Gravity, in the physical sciences, is the weakest of the fundamental forces. In contrast with electromagnetism and the nuclear forces, gravity has little influence over the form and life of our immediate environments. This irrelevance is only a matter of perspective, however, because if we take the wider view, gravity is in fact the most dominant physical force, being accountable for the shape and destinies of planets, galaxies, and the universe itself.
Dagsin (Gravity), the film, is in some ways a reflection of this contradiction.
Consider the promises it makes: from the synopsis, it teases a philosophical crisis for a man whose beloved wife has just died; in the trailer, it dangles scenes with rich American colonial-era visuals; and for the premise, it draws us in with the excitement of a “Pandora’s Box of secrets” unleashed when a character’s diary is opened. Unfortunately for viewers expecting much from these attractions, Dagsin delivers weakly, and its center of gravity is diffused by an order of magnitude.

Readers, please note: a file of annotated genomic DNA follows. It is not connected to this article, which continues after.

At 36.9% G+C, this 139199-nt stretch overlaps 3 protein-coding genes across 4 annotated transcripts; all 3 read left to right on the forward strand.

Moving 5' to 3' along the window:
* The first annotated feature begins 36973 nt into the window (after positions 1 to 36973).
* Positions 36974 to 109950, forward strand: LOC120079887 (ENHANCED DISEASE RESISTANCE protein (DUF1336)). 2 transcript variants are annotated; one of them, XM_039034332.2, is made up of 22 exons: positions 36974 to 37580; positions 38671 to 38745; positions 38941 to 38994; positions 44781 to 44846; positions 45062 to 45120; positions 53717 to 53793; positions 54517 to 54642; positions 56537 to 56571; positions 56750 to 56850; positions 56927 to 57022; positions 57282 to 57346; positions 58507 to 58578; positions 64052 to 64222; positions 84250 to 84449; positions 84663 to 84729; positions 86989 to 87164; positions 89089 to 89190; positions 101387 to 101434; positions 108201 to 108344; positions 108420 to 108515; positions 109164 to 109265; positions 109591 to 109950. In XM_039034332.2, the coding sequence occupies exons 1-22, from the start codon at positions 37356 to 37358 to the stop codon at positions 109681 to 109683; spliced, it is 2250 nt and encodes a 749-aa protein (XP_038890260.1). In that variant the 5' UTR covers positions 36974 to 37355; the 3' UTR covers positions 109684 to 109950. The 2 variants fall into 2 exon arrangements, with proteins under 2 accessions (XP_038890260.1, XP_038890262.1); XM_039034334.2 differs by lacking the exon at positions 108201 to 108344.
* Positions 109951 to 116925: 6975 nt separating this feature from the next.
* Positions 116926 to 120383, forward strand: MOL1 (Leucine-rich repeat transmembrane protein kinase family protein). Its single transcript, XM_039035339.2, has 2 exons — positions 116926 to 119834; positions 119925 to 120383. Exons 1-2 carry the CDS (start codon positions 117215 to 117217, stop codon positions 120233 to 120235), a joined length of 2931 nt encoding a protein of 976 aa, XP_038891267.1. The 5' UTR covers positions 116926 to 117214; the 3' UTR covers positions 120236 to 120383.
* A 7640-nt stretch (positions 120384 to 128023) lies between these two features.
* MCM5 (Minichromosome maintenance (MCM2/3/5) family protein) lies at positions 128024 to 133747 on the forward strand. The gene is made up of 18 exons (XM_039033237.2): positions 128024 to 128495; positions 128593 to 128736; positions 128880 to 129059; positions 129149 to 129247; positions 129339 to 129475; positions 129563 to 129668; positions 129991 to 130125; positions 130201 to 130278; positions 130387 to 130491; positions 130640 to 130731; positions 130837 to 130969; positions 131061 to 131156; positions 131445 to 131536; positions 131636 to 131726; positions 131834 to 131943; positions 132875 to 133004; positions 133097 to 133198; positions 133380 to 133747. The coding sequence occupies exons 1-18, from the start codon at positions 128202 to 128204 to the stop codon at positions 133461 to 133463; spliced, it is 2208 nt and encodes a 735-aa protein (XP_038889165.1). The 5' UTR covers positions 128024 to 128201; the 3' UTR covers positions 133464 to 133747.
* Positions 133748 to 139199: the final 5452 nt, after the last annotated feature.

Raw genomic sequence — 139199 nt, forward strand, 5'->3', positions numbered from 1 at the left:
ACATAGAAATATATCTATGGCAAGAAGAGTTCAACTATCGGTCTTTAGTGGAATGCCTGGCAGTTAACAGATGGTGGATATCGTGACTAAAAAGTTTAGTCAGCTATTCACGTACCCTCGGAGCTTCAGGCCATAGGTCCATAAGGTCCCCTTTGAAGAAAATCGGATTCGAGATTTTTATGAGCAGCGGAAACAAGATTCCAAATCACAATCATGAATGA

Warning: this review presents a reading of the film, and it necessarily shares details of plot and other elements, or ‘spoilers’.
Let us consider where the film falters in execution. One is the slow narrative pace, particularly in the earlier parts. It is not a deliberate crawl, but a wastefulness in dialogue. There is a scene where Mercy (Lotlot De Leon) talks to the nurse, Grace (Sue Prado), about her relationship with Justino (Tommy Abuel). It is an expository dialogue scene, exceedingly lengthy, and nothing happens visually. Mercy’s character, in fact, is forced to pointlessly, repeatedly, and distractingly turn her back on Grace before facing her again as she switches between working on the kitchen and talking to the nurse. Later, Grace takes Justino to the shore of Manila Bay, and it becomes Justino’s turn for another painstaking exposition. (The veteran actor is otherwise brilliant in Dagsin; he is simply constrained by the dialogue.) He talks about the Battle of Manila Bay, Dewey Boulevard, and other narratively insignificant trivia, before Grace finally advances the plot by disclosing the identity of her father—which does not interest Justino much, in that scene. (Grace’s character remains uninteresting throughout the film, an unconflicted and unsubstantial narrative glue, and an unwilling victim of the expository dialogue. In the scene with Mercy, we could nearly feel the actress rebelling about this by annoyingly saying her lines in the tone of a curious schoolgirl.)